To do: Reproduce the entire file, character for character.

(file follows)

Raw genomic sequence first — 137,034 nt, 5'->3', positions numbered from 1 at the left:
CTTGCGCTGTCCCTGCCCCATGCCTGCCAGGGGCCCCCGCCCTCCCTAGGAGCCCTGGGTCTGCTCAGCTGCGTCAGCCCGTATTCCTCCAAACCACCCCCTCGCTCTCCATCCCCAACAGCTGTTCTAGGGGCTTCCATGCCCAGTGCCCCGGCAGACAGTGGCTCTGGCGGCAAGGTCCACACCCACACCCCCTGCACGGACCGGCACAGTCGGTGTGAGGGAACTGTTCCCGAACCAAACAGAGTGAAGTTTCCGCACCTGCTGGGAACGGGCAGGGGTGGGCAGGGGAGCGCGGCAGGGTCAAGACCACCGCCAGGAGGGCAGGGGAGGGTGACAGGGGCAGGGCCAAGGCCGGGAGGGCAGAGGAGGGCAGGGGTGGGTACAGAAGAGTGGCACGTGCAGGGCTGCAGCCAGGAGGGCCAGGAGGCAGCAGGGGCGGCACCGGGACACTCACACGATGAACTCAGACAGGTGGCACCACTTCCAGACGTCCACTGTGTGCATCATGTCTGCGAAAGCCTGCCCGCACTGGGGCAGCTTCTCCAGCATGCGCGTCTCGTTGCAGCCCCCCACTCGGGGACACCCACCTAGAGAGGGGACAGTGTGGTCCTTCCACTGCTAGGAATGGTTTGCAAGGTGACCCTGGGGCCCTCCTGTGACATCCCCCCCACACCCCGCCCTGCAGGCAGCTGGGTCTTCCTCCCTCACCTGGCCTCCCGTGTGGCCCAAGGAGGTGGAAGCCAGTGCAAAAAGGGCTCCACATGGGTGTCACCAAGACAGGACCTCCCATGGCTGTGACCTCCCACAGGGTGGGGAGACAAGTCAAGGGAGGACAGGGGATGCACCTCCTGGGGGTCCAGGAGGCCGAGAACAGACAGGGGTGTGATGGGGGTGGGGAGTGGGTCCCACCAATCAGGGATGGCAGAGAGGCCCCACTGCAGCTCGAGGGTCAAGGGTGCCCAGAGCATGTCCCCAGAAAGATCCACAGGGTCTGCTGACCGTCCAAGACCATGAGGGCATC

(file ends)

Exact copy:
Raw genomic sequence first — 137,034 nt, 5'->3', positions numbered from 1 at the left:
CTTGCGCTGTCCCTGCCCCATGCCTGCCAGGGGCCCCCGCCCTCCCTAGGAGCCCTGGGTCTGCTCAGCTGCGTCAGCCCGTATTCCTCCAAACCACCCCCTCGCTCTCCATCCCCAACAGCTGTTCTAGGGGCTTCCATGCCCAGTGCCCCGGCAGACAGTGGCTCTGGCGGCAAGGTCCACACCCACACCCCCTGCACGGACCGGCACAGTCGGTGTGAGGGAACTGTTCCCGAACCAAACAGAGTGAAGTTTCCGCACCTGCTGGGAACGGGCAGGGGTGGGCAGGGGAGCGCGGCAGGGTCAAGACCACCGCCAGGAGGGCAGGGGAGGGTGACAGGGGCAGGGCCAAGGCCGGGAGGGCAGAGGAGGGCAGGGGTGGGTACAGAAGAGTGGCACGTGCAGGGCTGCAGCCAGGAGGGCCAGGAGGCAGCAGGGGCGGCACCGGGACACTCACACGATGAACTCAGACAGGTGGCACCACTTCCAGACGTCCACTGTGTGCATCATGTCTGCGAAAGCCTGCCCGCACTGGGGCAGCTTCTCCAGCATGCGCGTCTCGTTGCAGCCCCCCACTCGGGGACACCCACCTAGAGAGGGGACAGTGTGGTCCTTCCACTGCTAGGAATGGTTTGCAAGGTGACCCTGGGGCCCTCCTGTGACATCCCCCCCACACCCCGCCCTGCAGGCAGCTGGGTCTTCCTCCCTCACCTGGCCTCCCGTGTGGCCCAAGGAGGTGGAAGCCAGTGCAAAAAGGGCTCCACATGGGTGTCACCAAGACAGGACCTCCCATGGCTGTGACCTCCCACAGGGTGGGGAGACAAGTCAAGGGAGGACAGGGGATGCACCTCCTGGGGGTCCAGGAGGCCGAGAACAGACAGGGGTGTGATGGGGGTGGGGAGTGGGTCCCACCAATCAGGGATGGCAGAGAGGCCCCACTGCAGCTCGAGGGTCAAGGGTGCCCAGAGCATGTCCCCAGAAAGATCCACAGGGTCTGCTGACCGTCCAAGACCATGAGGGCATC